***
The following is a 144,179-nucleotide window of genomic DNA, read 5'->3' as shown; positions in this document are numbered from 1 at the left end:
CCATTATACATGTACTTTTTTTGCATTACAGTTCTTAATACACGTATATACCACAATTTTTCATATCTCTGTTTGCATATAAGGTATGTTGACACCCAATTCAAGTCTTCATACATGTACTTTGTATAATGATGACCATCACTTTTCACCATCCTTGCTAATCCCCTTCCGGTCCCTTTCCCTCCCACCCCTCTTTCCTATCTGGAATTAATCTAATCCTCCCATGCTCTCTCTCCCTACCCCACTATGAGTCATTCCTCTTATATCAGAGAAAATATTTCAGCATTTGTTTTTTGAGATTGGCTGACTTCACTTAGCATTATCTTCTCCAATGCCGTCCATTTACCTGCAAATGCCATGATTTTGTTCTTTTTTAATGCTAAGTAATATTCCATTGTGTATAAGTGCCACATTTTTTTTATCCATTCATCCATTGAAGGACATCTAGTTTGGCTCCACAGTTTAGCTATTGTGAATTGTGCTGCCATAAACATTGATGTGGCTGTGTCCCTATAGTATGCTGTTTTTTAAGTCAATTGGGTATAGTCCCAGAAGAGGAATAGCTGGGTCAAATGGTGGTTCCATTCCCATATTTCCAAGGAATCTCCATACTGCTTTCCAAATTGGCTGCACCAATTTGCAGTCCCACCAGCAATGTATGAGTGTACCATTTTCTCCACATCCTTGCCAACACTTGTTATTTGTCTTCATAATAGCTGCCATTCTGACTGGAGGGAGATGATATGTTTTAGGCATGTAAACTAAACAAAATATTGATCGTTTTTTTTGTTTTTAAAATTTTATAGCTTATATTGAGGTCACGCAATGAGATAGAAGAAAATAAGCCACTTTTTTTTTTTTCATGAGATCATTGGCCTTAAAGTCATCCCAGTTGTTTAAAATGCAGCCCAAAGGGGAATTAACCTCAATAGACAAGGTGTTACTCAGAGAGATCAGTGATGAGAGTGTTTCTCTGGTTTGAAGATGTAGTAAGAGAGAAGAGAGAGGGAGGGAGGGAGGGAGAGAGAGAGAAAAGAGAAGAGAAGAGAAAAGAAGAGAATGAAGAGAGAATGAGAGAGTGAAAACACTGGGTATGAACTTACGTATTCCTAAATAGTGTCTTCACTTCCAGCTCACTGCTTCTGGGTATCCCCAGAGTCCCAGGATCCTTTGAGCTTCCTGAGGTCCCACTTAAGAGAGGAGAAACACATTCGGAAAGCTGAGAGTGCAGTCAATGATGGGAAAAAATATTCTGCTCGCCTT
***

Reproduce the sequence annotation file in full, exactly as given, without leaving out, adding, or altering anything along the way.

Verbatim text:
The following is a 144,179-nucleotide window of genomic DNA, read 5'->3' as shown; positions in this document are numbered from 1 at the left end:
CCATTATACATGTACTTTTTTTGCATTACAGTTCTTAATACACGTATATACCACAATTTTTCATATCTCTGTTTGCATATAAGGTATGTTGACACCCAATTCAAGTCTTCATACATGTACTTTGTATAATGATGACCATCACTTTTCACCATCCTTGCTAATCCCCTTCCGGTCCCTTTCCCTCCCACCCCTCTTTCCTATCTGGAATTAATCTAATCCTCCCATGCTCTCTCTCCCTACCCCACTATGAGTCATTCCTCTTATATCAGAGAAAATATTTCAGCATTTGTTTTTTGAGATTGGCTGACTTCACTTAGCATTATCTTCTCCAATGCCGTCCATTTACCTGCAAATGCCATGATTTTGTTCTTTTTTAATGCTAAGTAATATTCCATTGTGTATAAGTGCCACATTTTTTTTATCCATTCATCCATTGAAGGACATCTAGTTTGGCTCCACAGTTTAGCTATTGTGAATTGTGCTGCCATAAACATTGATGTGGCTGTGTCCCTATAGTATGCTGTTTTTTAAGTCAATTGGGTATAGTCCCAGAAGAGGAATAGCTGGGTCAAATGGTGGTTCCATTCCCATATTTCCAAGGAATCTCCATACTGCTTTCCAAATTGGCTGCACCAATTTGCAGTCCCACCAGCAATGTATGAGTGTACCATTTTCTCCACATCCTTGCCAACACTTGTTATTTGTCTTCATAATAGCTGCCATTCTGACTGGAGGGAGATGATATGTTTTAGGCATGTAAACTAAACAAAATATTGATCGTTTTTTTTGTTTTTAAAATTTTATAGCTTATATTGAGGTCACGCAATGAGATAGAAGAAAATAAGCCACTTTTTTTTTTTTCATGAGATCATTGGCCTTAAAGTCATCCCAGTTGTTTAAAATGCAGCCCAAAGGGGAATTAACCTCAATAGACAAGGTGTTACTCAGAGAGATCAGTGATGAGAGTGTTTCTCTGGTTTGAAGATGTAGTAAGAGAGAAGAGAGAGGGAGGGAGGGAGGGAGAGAGAGAGAAAAGAGAAGAGAAGAGAAAAGAAGAGAATGAAGAGAGAATGAGAGAGTGAAAACACTGGGTATGAACTTACGTATTCCTAAATAGTGTCTTCACTTCCAGCTCACTGCTTCTGGGTATCCCCAGAGTCCCAGGATCCTTTGAGCTTCCTGAGGTCCCACTTAAGAGAGGAGAAACACATTCGGAAAGCTGAGAGTGCAGTCAATGATGGGAAAAAATATTCTGCTCGCCTT